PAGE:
In the Lower School (Years 7-9) this essential alliance can begin with the etymology of Spanish; an exploration of the historical reasons for words in Spanish of Arabic origins; the study of the social implications of words such as casar(se); Latin words with Rioplatense voseo and lunfardo being an excellent segue into Latin America culture and society. This focus on language analysis within a cultural and historical context should precede A-level study, equipping pupils with the skills to undertake close linguistic analysis and conduct independent research.  

The current lack of school trips abroad is an obstacle to pupils’ cultural and linguistic development.  It has limited opportunities not just to practise their transactional language, but also to immerse themselves in day to day life, gastronomy and sport, and to partake in the popular culture of adolescents of a similar age in Spain and Latin America. Netflix is useful here, with the series Inocente, Casa de papel, Elite and Fariña offering both entertainment and opportunities for cultural analysis and debate.  

However, there remains the thorny issue of how best to present and ‘sell’ the idea of literature to reluctant readers. Possibilities include re-visiting canonical A-level texts through alternative readings which dismantle traditional binary oppositions of gender (eg Crónica de una muerte anunciada) or drill into notions of (psychological) marginalisation (García Lorca, Ernesto Sábato).  Teaching the literary essay of A-level Spanish is possibly the most challenging component of the suite of papers, with pupils needing a good deal of support. However, it can also provide some of the most satisfying debate, evidence of progress and pupil satisfaction as they grow in confidence.  Indeed, the shifting sands of global politics, as we move into the third decade of the 21st century, will demand not just those hard skills acquired through the study of language and literary analysis, but also the ensuing soft skills of cultural competence, tolerance and empathy.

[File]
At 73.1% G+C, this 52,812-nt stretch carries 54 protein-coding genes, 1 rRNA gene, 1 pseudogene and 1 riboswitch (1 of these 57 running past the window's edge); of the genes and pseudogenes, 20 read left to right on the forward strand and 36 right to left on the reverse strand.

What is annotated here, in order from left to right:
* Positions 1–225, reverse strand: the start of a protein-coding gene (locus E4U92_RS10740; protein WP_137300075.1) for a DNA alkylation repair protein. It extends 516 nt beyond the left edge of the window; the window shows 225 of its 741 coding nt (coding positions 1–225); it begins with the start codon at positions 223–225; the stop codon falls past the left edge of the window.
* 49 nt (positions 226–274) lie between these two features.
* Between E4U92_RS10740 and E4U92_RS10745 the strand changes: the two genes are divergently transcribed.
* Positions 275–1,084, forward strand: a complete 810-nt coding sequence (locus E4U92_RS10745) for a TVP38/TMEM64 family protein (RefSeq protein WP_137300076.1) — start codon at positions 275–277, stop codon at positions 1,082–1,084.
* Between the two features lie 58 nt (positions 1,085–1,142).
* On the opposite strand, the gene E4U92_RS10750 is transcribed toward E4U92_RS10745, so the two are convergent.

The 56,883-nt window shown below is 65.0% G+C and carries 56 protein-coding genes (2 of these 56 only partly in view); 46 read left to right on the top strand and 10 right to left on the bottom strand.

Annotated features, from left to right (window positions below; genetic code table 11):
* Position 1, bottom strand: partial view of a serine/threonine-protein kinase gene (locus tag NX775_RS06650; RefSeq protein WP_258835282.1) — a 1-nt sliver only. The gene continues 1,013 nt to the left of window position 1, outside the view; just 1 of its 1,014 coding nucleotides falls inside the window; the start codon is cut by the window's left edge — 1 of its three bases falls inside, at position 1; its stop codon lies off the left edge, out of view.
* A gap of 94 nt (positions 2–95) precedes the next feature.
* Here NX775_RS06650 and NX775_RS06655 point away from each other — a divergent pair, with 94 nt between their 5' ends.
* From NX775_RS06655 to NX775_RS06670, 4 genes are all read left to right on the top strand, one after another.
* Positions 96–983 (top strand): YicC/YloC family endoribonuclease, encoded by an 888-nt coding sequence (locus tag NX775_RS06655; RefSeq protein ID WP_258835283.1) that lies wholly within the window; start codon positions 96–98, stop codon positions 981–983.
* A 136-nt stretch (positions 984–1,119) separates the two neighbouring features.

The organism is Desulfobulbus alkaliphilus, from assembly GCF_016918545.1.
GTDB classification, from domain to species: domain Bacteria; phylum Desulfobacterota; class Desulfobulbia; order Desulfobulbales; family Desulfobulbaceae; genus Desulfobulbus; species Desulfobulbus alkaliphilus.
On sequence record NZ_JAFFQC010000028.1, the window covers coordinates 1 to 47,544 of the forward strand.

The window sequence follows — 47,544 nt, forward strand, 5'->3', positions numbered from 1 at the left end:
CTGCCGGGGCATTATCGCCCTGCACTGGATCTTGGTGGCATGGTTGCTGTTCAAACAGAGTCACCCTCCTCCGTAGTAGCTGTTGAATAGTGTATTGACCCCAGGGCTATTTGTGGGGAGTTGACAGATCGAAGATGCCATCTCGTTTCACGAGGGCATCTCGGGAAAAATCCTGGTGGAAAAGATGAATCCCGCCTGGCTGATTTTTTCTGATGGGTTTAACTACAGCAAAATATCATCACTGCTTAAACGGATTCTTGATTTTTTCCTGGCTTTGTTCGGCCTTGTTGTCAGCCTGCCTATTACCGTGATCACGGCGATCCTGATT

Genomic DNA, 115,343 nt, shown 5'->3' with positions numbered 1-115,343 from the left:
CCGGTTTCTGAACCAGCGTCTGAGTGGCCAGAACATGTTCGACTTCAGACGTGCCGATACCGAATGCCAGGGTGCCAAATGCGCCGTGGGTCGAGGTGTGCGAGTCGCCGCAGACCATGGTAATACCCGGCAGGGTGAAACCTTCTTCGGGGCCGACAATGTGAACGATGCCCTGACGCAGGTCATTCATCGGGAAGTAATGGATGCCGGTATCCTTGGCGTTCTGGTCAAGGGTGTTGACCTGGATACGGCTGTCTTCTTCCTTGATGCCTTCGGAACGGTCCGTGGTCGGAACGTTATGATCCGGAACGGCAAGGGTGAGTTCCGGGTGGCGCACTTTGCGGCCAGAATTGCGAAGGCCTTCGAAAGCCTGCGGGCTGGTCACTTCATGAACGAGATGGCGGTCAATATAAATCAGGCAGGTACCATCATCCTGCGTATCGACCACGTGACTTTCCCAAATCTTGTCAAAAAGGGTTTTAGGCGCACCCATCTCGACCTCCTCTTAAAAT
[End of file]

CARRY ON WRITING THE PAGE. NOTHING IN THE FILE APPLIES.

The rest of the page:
In conclusion, the following suggestions may also be useful: 

  • Do try to read the entire text (or key sections of it) as a class. If possible provide an electronic pdf version for ease of reference and with a search function for key words. 
  • Assignments should be graded for difficulty, starting with a chapter or scene analysis, moving from narration to close textual analysis.
  • Set research tasks in the target language (exploring authorial biography, for example)
  • Boost pupil confidence in Spanish by debating key issues in class, or setting presentations.
  • Use primary and secondary source comments as a springboard for further discussion of themes.
  • Use Google docs to assign specific topics for pupils to share on a class document (for example, one pupil to trace the textual incidences of the navaja in Bodas de sangre or weather descriptions in El coronel no tiene quien le escriba)
  • Consider differentiated tasks – Oxbridge candidates may well want to use JStor to research the influence of Existentialism in Ernesto Sábato’s El túnel.
  • Encourage pupils to consider question drafting themselves, thus inculcating a sense of the importance of question analysis.
  • Set commentary questions with targeted questions about an extract from the text to take off the pressure of the memorisation of quotations.
  • Use the terminology of higher order thinking skills explicitly, leading to confidence in both inference and critical thinking.
  • Use Quizlet for dramatic, poetic or literary terminology definitions, insisting on the use of a given number of these terms as a marking focus in pupils’ ongoing written work.